A.     Do we allow the Easter apparition to dispel the gloom and anguish of the “Good Friday” experience in our lives? Do we allow the Risen Lord to touch us with the healing power of his love?



B.     Are we like Thomas in his incredulity concerning the reality of the Lord’s resurrection and his transforming presence in our lives? When the promise of Easter glory is given to us, are we skeptical and negate it with the pessimistic stance: “It is too good to be true”?



C.     How are we instruments in making the Risen Lord’s presence real in the lives of the people around us?






(Adapted from P. Claudel, Corona benignitatis anni Dei; cited by the authors of the Days of the Lord, vol. 3, p. 88.)


I am ready to believe what you say,

if only it may be certain.

I am ready to open myself completely

if you will force into this hard heart,

harder than an oak stump or firm chestnut wood,

an axe with so strong and deep a blow that it may stay there!


I am even ready to die,

but only if you die first

and all the passion and everything it entails be fulfilled,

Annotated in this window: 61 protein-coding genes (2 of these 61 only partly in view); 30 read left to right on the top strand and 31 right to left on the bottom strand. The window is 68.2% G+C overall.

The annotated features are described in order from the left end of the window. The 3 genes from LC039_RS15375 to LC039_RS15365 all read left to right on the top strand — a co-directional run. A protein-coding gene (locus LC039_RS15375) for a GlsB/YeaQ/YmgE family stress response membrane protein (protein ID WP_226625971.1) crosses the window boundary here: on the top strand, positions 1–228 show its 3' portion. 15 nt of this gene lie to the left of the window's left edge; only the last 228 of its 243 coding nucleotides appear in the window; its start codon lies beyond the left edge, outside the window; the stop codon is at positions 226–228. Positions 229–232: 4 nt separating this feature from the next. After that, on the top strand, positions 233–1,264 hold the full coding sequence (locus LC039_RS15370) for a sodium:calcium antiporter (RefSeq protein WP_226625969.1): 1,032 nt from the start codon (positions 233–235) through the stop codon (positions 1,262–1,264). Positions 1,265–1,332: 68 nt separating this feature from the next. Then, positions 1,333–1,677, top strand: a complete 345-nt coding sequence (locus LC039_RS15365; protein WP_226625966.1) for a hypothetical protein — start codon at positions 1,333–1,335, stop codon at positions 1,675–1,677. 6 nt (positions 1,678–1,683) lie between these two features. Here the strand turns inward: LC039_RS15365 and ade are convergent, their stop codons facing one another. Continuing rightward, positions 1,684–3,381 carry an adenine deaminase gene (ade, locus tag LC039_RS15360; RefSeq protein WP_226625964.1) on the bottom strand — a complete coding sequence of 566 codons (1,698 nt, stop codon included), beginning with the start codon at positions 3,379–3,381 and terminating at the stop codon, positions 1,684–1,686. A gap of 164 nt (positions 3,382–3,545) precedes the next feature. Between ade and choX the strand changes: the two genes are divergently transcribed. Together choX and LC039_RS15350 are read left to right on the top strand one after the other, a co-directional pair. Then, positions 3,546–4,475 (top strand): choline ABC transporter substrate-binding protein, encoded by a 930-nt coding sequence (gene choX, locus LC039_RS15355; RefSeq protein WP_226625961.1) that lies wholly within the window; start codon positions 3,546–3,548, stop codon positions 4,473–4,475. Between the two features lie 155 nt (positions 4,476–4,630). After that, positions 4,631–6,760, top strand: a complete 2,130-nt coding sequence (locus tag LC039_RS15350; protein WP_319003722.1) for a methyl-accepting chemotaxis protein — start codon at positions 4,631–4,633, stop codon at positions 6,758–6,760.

and if again you will rise from the tomb and say to me: “Thomas!”


I am ready to believe in you, Lord, and do what you wish,

if I may for but one moment

touch the holes in your hands and feet.


And I will acknowledge you and call you “My Lord and my God!”

if you will let me touch you

and put my hand into your heart!






            The following is the bread of the living Word that will nourish us throughout the week. Please memorize it.


“Then Jesus said to Thomas, ‘Put your finger here and see my hands, and bring your hand and put it into my side, and do not be unbelieving, but believe.’ Thomas answered and said to him, ‘My Lord and my God!’” (Jn 20:27-28)






A.     ACTION PLAN: Pray for those who are not responsive to the Easter event and cannot recognize the compassionate and healing presence of the Risen Lord in their lives. Be an instrument in making the joy and peace of the Risen Lord real and palpable to the people around you. Through catechesis and works of charity, enable those whose faith has waned or has been weakened to encounter anew the healing love of the Risen Lord. As the priest lifts up the consecrated bread and wine at Mass, avow your faith in the Risen Lord really present by silently exclaiming: “My Lord and my God!”



B.     ACTION PLAN: That we may participate more meaningfully in the death and rising of Christ to new life, and in view of a more meaningful Year of the Eucharist, make an effort to spend an hour in Eucharistic Adoration. Visit the PDDM WEB site (www.pddm.us) for the EUCHARISTIC ADORATION THROUGH THE LITURGICAL YEAR (# 19): A Weekly Pastoral Tool for the Year of the Eucharist.








Prepared by Sr. Mary Margaret Tapang  PDDM






60 Sunset Ave., Staten Island, NY 10314

Tel. (718) 494-8597 // (718) 761-2323

Website: WWW.PDDM.US